Left unexplained is the $100 support deviation in the original judgment. Because a Hortis/Valento adjustment clearly was neither contemplated nor presumptively appropriate, it is possible that the deviation was simply an unchallenged error or that it was purposeful but the court inadvertently failed to make a supporting finding when it approved the parties’ stipulation—which did not contain such a finding—in its entirety. If any adjustment is to be made so as to either justify the deviation or increase the father’s obligation to the appropriate guidelines amount, it must be done through the usual district court process.
The district court did not abuse its discretion in denying the father’s motion to reduce his child-support obligation.
2. Equal Protection
The father argues that Minn. Stat. § 518.54, subd. 8 (2002), as applied, violates the equal-protection clauses of the state and federal constitutions because the use of the sole physical custodian label causes similarly situated persons to be treated differently.
Statutes are presumed to be constitutional. Snyder v. City of Minneapolis, 441 N.W.2d 781, 788 (Minn. 1989). Anyone who claims a statute is unconstitutional has the burden of proving so beyond a reasonable doubt. Scott v. Minneapolis Police Relief Ass’n, 615 N.W.2d 66, 73 (Minn. 2000). This court reviews the constitutionality of a statute de novo. Weinberger v. Maplewood Review, 668 N.W.2d 667, 671-72 (Minn. 2003).
The mother contends that the father’s appeal of the constitutional issue is not timely because he did not raise it within 60 days of the entry of the order of March 23, 2001. A person has no standing to make a constitutional challenge until he can show direct, personal harm from the alleged constitutional violation. City of Minneapolis v. Wurtele, 291 N.W.2d 386, 393 (Minn. 1980). The father contends that he could not show the requisite harm until he exceeded 50% parenting time and became what he claims is the de facto physical custodian of the children. We agree that he did not likely acquire standing to challenge the application of the statute until he allegedly exercised more parenting time than the sole physical custodian. Thus, the father’ s appeal of this issue was timely.
The principle underlying the right of equal protection is that people who are similarly situated will be treated in a similar manner by the law. Rocco Altobelli, Inc. v. State, Dep’t of Commerce, 524 N.W.2d 30, 37 (Minn. App. 1994). The father argues that Minn. Stat. § 518.54, subd. 8, as applied, violates equal protection because a parent who carries the label “sole physical custodian” is accorded greater benefit by the law than a parent who does not have that label, even though the “noncustodial” parent might spend as much time caring for the children as the custodial parent does.
Minn. Stat. § 518.54, subd. 8, defines “obligor” as a person who is obligated to pay child support and provides: “A person who is designated as the sole physical custodian of a child is presumed not to be an obligor for the purposes of calculating correct support . . . unless the court makes specific written findings to overcome this presumption.” Physical custody “means the routine daily care and control and residence of the child.” Minn. Stat. § 518.003, subd. 3(c) (2002).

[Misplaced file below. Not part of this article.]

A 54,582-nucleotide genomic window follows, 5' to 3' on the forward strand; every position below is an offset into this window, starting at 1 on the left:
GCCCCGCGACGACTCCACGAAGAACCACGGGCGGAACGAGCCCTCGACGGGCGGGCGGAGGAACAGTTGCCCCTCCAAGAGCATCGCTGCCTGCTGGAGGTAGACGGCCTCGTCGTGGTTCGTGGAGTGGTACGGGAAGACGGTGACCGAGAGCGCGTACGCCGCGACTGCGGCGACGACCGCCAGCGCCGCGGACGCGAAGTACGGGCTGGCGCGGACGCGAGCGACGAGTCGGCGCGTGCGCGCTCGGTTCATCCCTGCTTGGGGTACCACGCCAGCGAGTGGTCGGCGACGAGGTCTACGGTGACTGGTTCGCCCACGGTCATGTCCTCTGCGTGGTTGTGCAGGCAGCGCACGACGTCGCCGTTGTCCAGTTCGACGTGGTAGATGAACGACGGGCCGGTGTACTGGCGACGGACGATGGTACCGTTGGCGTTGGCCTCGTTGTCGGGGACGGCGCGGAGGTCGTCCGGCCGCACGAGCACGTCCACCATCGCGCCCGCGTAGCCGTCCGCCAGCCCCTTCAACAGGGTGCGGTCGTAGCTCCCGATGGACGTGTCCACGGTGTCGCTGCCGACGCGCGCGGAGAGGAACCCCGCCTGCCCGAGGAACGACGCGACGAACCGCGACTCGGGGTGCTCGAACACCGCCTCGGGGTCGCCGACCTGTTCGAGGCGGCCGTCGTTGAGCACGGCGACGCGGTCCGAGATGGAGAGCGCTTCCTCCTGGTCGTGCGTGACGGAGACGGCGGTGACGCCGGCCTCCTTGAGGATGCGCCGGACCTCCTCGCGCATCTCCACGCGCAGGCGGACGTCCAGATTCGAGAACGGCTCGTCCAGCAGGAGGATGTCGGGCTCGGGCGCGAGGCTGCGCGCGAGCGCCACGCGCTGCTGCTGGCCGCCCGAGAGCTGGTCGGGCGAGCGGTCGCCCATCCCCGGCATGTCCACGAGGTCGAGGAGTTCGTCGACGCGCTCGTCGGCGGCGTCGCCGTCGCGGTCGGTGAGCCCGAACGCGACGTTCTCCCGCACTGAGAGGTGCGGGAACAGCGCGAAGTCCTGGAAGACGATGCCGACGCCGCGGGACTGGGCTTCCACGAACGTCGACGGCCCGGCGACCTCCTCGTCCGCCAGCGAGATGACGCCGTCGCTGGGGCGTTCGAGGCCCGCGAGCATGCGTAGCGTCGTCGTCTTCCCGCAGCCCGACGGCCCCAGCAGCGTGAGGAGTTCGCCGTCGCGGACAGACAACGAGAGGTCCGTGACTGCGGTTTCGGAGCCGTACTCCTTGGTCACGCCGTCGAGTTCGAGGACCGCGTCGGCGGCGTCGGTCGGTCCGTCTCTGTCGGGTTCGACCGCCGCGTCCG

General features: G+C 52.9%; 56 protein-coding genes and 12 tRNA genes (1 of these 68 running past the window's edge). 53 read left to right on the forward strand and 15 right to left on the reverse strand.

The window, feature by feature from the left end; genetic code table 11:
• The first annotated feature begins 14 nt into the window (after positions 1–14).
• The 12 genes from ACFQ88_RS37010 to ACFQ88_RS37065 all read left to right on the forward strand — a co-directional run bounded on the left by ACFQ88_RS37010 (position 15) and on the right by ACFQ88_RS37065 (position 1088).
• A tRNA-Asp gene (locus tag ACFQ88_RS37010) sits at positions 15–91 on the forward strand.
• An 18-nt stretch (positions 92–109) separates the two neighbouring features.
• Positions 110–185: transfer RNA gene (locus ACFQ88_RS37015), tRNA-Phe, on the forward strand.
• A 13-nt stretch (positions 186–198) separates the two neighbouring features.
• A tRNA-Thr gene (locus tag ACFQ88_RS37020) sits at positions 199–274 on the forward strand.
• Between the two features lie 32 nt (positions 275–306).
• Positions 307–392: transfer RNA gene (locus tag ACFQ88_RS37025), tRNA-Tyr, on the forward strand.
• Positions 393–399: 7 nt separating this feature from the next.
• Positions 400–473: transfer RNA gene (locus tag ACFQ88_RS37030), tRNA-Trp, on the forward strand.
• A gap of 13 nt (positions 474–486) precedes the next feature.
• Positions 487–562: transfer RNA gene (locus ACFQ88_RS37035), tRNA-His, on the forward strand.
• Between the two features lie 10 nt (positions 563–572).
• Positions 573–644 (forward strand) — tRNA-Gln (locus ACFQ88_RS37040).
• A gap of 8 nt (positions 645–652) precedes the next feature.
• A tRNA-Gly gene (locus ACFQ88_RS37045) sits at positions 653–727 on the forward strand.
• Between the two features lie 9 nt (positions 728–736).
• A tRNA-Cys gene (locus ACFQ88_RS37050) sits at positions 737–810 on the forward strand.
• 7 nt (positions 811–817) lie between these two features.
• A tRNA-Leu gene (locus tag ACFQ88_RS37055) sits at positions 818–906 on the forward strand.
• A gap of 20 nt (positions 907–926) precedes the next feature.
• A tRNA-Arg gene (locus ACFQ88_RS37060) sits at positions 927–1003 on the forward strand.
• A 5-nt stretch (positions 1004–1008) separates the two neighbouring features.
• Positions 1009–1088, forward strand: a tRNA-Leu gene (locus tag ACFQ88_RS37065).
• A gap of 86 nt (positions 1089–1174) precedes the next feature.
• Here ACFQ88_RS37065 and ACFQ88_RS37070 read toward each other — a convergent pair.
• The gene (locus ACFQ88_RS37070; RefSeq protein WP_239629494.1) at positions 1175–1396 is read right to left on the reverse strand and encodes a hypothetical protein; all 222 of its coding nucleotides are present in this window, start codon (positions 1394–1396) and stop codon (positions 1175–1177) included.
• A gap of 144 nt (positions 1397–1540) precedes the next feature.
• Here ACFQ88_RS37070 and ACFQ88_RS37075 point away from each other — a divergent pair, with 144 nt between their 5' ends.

Applying the definition of physical custody to a sole physical custodian, it is readily inferable that the custodian has not only the right but also the duty of providing daily care and control of and residence for the child. A noncustodial parent has access to a child through “parenting time,” which “means the time a parent spends with a child regardless of the custodial designation . . . .” Minn. Stat. § 518.003, subd. 5 (2002). Nothing in the law imposes on the noncustodial parent who exercises parenting time the same fundamental duties required of a custodial parent.
Unless a statute involves a suspect classification or a fundamental right, constitutional challenges are assessed under a rational-basis standard. In re Estate of Turner, 391 N.W.2d 767, 769 (Minn. 1986). The father does not claim that Minn. Stat. § 518.54, subd. 8, contains a suspect classification; and, because child-support obligations are premised on the child’s right and need to be supported by its parents, there is no fundamental right of a parent to have a child-support obligation based solely on the amount of time the parent spends with the child. See Walker v. Walker, 574 N.W.2d 761 (Minn. App. 1998) (applying the rational-basis test to an equal-protection challenge of the child-support statute), review denied (Minn. Apr. 30 1998).
The Minnesota rational-basis test is more stringent than that used in the federal courts. State v. Frazier, 631 N.W. 2d 432. 435 (Minn. App. 2001). Thus, in assessing the father’s constitutional challenge, it is not necessary to analyze the federal standard. Minnesota requires that (1) the distinctions not be manifestly arbitrary but rather must be genuine and substantial, thereby providing a natural and reasonable basis to justify the classification; (2) the classification must be relevant to the purpose of the law, that is, there must be an evident connection between the needs peculiar to the class and the prescribed remedy; and (3) the purpose of the statute must be one that the state can legitimately attempt to achieve. State v. Russell, 477 N.W.2d 886, 888 (Minn. 1991).